Located in the unusually-named “Popeye Building” just around the corner from Nishi-ojima Metro Station, Cucina Shige provides quality Italian food at reasonable prices. The owner and chef, Mr. Shigeyuki Ishikawa has drawn on his years of experience working in restaurants in Italy and Tokyo, including at a renowned Italian restaurant in Azabu-juban, to bring good eating to Ojima, Koto-ku.
When I asked Mr. Ishikawa why he decided to open a restaurant in Ojima, he replied that he has always lived around food: he grew up frequenting the family greengrocer shop and his grandmother owned a coffee shop nearby. Despite the apparent complexity of the dishes he serves, he believes that “simple is delicious” and points out that all his preparations contain straightforward ingredients, similar to domestic cooking. As he says, with Italian cooking, what you see is what you get.
The décor in the restaurant is simple but welcoming, whilst the kitchen area is a brightly-lit hive of activity. Mr. Ishikawa’s day is long: he starts work around 9:00 a.m. and apart from relaxing during the breaks when the restaurant is closed between the lunch and dinner sessions, he continues working until the early hours of the morning. Although he has little time to sleep or see his family, he says that he loves his work.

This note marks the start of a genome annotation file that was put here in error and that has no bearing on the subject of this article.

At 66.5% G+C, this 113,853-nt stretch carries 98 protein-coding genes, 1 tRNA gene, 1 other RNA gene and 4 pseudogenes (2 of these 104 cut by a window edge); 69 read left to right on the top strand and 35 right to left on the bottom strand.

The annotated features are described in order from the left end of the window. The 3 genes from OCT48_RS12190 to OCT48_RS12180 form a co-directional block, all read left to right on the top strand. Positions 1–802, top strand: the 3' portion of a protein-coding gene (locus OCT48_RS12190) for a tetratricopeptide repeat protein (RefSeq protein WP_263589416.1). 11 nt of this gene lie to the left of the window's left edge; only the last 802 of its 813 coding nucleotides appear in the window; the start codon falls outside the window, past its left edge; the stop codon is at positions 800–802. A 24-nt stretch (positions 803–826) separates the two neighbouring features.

Cucina Shige’s menu offers set lunches for 1,000 yen; or, diners can indulge in a 3,300 yen course. In the evening, in addition to an a la carte menu, customers can experience a choice of four different courses, each comprising a zensai (starter), pasta, main course and dessert, priced at 3,300 yen, 4,500 yen, 5,800 yen or 7,000 yen depending on your budget.
The lunchtime I visited Cucina Shige, there was a group of four ladies chatting animatedly in the corner, having obviously enjoyed their meal. I was served a seafood moriawase (combination) starter, consisting of scallops, smoked buri (yellowtail), charcoal-grilled squid, marinated Hokkaido Ezo deer, and Iwate Sanriku oyster. This tasty starter was almost a meal in itself, with every element beautifully presented.
To follow, I was treated to a dish of capellini (angel hair): very fine pasta served cold and topped with karasumi (smoked mullet roe) and chives, with a dash of squeezed lemon. Delicious!
Next to come was a roasted leg of horohoro-dori (guinea fowl) in a tasty white wine sauce containing rosemary and a broth which had been simmered for one week. This was served with a helping of roast potato, broccoli and red treviso leaf.
To finish off this feast there was a plate of four different types of Italian-style bread, all baked on site.
And to round off Cucina Shige’s Italian credentials, the restaurant offers a wine list containing a selection of six white and six red wines from Italy.
Mr. Ishikawa talks with passion about his love for Italian cuisine and his desire to combine first class cooking with first class service, which he hopes will attract people living or working in Ojima to come and taste what Cucina Shige has to offer.
And Mr. Ishikawa’s favourite dish? From childhood he has loved pizza; though unfortunately, this is not to be found on the menu at Cucina Shige.
Story and Photos by Jeremy Hutchinson